Cruise ship travel grows despite Concordia crash

Cruise ship travel grows despite Concordia crash
Last year's Costa Concordia disaster has had little effect on cruise ship demand. AFP
The European cruise ship business grew by three percent in 2012 despite the eurozone crisis and the Costa Concordia liner disaster, a trade report said on Tuesday.

"In the wake of European economic and financial uncertainties, European waters have become the new main streets for ports and cities to get down to business," Manfredi Lefebvre d'Odivio, the chairman of Cruise Lines International Association Europe said in the report released in Brussels.

For 2012, the sector in Europe employed 327,000 people, some 12,000 more compared with a year earlier, and in terms of output, the industry generated
37.9 billion euros ($48 billion) from 36.7 billion euros in 2011.

Europe is now steadily eating away at the market share held by the United States, the biggest consumers of cruise ship travel.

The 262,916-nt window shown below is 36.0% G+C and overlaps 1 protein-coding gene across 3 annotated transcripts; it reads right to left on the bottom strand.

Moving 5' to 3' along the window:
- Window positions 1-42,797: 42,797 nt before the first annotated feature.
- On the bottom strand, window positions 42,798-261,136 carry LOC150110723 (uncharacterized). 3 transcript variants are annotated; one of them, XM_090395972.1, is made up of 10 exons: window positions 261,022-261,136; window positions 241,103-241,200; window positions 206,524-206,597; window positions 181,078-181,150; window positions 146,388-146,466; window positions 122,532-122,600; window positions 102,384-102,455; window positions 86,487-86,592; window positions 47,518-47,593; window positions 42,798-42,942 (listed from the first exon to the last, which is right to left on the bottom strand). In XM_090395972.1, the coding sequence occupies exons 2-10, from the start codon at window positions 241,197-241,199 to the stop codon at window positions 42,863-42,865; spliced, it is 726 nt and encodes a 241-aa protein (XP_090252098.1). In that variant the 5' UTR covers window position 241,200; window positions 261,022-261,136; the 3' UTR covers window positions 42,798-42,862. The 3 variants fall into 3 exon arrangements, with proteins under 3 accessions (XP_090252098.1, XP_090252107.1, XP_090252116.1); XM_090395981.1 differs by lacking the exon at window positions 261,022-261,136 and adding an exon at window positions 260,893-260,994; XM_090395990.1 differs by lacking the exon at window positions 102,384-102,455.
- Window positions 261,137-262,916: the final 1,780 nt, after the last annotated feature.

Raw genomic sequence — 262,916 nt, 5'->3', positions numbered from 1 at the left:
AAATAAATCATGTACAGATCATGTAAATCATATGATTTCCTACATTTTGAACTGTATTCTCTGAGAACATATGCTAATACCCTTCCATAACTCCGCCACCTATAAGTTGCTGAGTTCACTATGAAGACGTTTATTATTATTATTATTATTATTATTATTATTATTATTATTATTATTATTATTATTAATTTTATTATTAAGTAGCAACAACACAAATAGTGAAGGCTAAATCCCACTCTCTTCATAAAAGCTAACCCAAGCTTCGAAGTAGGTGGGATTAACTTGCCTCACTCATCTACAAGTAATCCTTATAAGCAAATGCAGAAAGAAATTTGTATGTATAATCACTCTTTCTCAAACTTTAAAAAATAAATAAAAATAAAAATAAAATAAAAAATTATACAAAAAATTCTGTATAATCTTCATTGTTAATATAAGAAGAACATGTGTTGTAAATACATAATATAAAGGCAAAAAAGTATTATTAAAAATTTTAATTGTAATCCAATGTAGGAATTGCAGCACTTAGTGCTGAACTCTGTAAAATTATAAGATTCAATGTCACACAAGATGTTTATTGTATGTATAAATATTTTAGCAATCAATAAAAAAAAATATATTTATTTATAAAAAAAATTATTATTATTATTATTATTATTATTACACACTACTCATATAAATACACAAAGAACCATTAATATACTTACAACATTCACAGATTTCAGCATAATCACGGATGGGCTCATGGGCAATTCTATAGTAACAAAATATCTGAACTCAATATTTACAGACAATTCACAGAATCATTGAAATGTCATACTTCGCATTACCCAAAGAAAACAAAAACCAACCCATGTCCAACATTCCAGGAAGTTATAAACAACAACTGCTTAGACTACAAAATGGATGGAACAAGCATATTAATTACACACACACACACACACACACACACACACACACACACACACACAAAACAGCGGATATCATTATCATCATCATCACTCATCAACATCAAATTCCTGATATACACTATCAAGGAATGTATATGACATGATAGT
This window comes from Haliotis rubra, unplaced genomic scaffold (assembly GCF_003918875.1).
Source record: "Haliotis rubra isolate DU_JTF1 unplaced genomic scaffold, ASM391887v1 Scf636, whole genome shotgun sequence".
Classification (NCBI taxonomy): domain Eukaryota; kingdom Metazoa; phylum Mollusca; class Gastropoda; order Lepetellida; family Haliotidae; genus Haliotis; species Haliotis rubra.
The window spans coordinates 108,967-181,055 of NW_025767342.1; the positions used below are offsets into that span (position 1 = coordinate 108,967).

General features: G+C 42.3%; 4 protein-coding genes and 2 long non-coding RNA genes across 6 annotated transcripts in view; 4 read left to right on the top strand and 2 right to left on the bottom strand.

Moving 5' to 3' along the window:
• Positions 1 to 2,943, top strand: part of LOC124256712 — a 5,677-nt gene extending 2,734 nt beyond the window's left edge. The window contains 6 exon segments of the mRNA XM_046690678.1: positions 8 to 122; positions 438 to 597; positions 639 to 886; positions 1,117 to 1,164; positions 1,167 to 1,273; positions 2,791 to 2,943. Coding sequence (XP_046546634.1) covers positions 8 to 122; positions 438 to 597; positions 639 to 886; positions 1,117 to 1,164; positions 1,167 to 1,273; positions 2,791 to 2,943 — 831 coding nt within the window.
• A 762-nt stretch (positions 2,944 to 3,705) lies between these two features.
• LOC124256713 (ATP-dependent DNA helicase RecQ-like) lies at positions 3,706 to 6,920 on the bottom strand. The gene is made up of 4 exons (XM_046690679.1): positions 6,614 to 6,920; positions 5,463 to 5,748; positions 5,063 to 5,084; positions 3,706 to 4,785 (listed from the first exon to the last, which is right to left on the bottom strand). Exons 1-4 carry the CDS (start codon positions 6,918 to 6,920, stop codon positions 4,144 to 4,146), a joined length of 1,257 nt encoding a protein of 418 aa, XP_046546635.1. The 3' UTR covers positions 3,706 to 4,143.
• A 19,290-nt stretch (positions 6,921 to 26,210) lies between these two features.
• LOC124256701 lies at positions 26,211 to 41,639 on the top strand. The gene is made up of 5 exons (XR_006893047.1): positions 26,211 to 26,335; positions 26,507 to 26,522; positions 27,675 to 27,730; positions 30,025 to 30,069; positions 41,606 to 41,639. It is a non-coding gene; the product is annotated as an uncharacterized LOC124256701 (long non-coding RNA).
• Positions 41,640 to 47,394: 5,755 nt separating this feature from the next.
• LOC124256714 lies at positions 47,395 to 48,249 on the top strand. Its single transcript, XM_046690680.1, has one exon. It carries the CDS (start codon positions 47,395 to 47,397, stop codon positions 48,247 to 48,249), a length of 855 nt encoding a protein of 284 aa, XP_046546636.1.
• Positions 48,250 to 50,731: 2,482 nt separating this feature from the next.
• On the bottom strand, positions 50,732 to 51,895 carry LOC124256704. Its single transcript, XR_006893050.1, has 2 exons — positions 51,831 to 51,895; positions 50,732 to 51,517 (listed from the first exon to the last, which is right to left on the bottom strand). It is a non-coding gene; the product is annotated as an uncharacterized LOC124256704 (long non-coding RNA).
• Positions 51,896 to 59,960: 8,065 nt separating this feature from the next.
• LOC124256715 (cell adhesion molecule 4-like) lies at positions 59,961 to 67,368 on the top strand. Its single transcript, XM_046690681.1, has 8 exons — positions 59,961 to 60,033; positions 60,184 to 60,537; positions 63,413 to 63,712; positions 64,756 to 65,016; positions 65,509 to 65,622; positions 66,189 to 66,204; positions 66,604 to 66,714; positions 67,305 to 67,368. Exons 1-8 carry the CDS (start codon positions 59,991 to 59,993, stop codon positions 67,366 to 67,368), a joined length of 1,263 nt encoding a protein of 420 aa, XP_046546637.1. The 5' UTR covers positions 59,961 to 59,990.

While the group said the number of passengers worldwide have almost doubled in the past 10 years to reach 20.9 million in 2012, the passenger numbers in
Europe have almost tripled, accounting for around 30 percent of the world's total number of cruise ship travellers.

Meanwhile the January 2012 Costa Concordia disaster in Italy, in which 32 people lost their lives, had little effect on demand, with more than a third of Europe's cruise ship passengers boarding in Italian ports.

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